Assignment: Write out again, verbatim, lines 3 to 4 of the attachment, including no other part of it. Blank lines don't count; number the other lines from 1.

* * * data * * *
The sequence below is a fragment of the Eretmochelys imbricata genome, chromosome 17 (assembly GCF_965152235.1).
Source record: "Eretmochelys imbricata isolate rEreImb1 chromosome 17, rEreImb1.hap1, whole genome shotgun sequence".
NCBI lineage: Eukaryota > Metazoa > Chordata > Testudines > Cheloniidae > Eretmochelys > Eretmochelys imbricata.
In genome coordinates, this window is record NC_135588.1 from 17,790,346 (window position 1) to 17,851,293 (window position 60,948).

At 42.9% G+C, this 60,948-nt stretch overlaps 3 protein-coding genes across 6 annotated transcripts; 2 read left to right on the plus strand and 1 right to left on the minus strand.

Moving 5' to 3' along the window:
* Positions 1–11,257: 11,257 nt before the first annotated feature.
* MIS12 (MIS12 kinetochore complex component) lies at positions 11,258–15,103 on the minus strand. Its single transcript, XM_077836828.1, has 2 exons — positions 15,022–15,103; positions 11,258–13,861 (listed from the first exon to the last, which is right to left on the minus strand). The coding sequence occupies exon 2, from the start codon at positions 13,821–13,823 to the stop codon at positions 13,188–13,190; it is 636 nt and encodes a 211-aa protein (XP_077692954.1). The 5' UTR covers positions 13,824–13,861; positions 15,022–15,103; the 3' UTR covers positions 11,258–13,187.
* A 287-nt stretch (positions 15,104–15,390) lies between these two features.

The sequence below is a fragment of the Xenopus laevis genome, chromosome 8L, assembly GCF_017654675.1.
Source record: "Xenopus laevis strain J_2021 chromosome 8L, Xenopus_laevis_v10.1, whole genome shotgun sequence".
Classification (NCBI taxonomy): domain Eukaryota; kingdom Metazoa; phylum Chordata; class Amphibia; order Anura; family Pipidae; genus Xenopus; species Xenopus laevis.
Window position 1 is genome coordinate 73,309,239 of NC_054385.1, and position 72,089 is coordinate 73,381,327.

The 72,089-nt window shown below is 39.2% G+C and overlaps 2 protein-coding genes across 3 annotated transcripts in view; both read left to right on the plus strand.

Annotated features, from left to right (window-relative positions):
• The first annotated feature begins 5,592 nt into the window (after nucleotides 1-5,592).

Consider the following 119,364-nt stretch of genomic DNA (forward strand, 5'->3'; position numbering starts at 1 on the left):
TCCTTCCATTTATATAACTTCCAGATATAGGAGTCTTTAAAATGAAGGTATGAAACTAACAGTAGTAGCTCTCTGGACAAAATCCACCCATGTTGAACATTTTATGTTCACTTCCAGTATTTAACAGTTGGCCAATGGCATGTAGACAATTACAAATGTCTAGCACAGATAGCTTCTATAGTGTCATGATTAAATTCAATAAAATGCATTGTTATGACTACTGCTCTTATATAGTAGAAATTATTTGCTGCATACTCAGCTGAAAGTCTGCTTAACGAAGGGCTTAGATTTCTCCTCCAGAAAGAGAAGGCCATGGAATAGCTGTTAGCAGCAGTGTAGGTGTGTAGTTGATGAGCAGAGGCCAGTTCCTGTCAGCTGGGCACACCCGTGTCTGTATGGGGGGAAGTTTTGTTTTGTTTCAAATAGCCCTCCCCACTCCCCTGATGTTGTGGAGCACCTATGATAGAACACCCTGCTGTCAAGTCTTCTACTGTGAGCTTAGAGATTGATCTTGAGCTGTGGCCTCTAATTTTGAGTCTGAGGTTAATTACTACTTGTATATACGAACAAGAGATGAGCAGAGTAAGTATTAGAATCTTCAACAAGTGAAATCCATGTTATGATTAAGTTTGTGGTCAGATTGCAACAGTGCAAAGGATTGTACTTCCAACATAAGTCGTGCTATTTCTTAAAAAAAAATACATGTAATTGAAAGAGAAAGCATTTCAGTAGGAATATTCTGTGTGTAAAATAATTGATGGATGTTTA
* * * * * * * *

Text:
NCBI lineage: Eukaryota > Metazoa > Chordata > Testudines > Cheloniidae > Eretmochelys > Eretmochelys imbricata.
In genome coordinates, this window is record NC_135588.1 from 17,790,346 (window position 1) to 17,851,293 (window position 60,948).